Recently, I moved to a new house which means that I get to plant things! Now, I am completely terrible at growing things; I will say this up front. I have a list of 100 things to do before I die, and “keep a plant alive for a month” was on the list. I did manage once, but after two months, it died inexplicably. This is not a great omen, but I went out and bought a few plants anyway. We’ll see what comes of it. The point of this is that growing plants is a lot like writing a novel. Thankfully, my black thumb doesn’t translate to writing.
When the seed of an idea is planted, you really do need to nurture it or chances are, it’ll die. I often complain of not having new ideas, but the truth is, I do get ideas then fail to write them down or develop them beyond the, “wouldn’t it be a great story if…” Some people keep idea journals. Others keep lists in files. I do neither. Mostly because I have so many notebooks that I won’t remember where I wrote it down, and because I’m lazy.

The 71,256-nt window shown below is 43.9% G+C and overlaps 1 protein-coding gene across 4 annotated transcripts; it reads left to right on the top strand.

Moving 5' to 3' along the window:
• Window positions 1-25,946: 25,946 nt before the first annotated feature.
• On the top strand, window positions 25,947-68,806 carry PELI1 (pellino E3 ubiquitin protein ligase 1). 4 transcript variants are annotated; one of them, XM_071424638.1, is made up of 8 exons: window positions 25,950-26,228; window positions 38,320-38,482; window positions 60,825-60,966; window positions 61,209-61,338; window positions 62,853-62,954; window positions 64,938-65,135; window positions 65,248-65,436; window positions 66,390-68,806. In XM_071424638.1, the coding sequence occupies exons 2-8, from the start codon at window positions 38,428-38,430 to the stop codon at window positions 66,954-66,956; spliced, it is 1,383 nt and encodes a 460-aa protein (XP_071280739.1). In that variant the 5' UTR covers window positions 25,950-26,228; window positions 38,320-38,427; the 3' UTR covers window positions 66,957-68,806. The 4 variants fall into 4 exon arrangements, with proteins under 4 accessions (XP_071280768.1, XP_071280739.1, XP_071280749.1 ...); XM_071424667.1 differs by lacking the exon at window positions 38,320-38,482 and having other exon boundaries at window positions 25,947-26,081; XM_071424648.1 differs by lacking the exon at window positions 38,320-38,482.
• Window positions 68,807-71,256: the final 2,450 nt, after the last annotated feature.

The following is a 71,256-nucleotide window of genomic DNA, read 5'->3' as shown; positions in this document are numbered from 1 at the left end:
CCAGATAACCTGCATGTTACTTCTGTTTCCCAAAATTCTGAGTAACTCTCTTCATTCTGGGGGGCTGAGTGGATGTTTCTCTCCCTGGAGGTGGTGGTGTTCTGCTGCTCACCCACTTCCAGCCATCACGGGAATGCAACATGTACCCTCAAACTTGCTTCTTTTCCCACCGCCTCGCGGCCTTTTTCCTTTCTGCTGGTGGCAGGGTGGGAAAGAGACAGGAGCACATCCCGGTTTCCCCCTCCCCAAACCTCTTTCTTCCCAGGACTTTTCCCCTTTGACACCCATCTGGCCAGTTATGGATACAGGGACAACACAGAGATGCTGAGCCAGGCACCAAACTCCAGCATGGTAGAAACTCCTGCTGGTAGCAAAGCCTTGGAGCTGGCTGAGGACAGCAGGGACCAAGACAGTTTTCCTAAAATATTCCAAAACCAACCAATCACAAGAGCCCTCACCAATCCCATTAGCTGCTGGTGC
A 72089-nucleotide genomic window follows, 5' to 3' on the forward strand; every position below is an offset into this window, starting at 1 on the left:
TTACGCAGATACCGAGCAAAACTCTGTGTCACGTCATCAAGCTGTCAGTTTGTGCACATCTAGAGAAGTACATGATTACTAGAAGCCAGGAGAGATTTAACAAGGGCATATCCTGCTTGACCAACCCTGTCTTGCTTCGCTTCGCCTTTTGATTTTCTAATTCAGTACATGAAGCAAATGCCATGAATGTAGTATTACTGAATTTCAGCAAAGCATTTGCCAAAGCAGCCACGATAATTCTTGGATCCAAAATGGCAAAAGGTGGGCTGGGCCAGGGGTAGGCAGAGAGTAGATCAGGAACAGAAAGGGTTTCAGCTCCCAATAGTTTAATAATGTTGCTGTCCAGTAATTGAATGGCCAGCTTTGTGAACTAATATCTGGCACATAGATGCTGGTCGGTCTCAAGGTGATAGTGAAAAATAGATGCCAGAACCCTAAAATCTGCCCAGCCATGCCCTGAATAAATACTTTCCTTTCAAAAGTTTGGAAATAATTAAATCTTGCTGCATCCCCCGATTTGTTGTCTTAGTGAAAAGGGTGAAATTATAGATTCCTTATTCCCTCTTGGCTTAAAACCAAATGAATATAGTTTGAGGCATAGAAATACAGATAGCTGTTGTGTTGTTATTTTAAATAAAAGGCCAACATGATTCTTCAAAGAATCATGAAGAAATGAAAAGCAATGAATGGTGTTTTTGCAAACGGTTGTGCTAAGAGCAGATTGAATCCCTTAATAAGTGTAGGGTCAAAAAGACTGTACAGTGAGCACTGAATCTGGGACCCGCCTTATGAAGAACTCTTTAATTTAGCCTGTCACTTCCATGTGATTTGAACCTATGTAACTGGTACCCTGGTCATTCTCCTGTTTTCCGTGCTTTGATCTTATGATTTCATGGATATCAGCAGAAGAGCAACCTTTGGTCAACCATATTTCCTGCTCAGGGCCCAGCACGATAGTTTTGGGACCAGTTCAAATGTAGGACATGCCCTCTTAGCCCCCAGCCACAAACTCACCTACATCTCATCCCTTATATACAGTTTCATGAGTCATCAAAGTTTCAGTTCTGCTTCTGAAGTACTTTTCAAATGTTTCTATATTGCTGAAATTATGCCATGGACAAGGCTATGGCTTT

Developing a story is more than just having an idea and remembering to write it down. Of course, not all ideas become novels or stories. Some just lounge around as something you could write but never will. It’s nice to have backup. The ideas that do become novels have to be cared for – developed, nurtured, grown into something more than a what-if situation. There are lots of different ways to do this. Some people start with the plot. Others start with the characters. Some use spreadsheets, lists, graphs. However you do it, the important part is to not let those ideas linger and rot.
Sure, you’ll never write all the ideas you have, but it’s useful to have them around when there’s nothing else to do and you’re looking for some inspiration!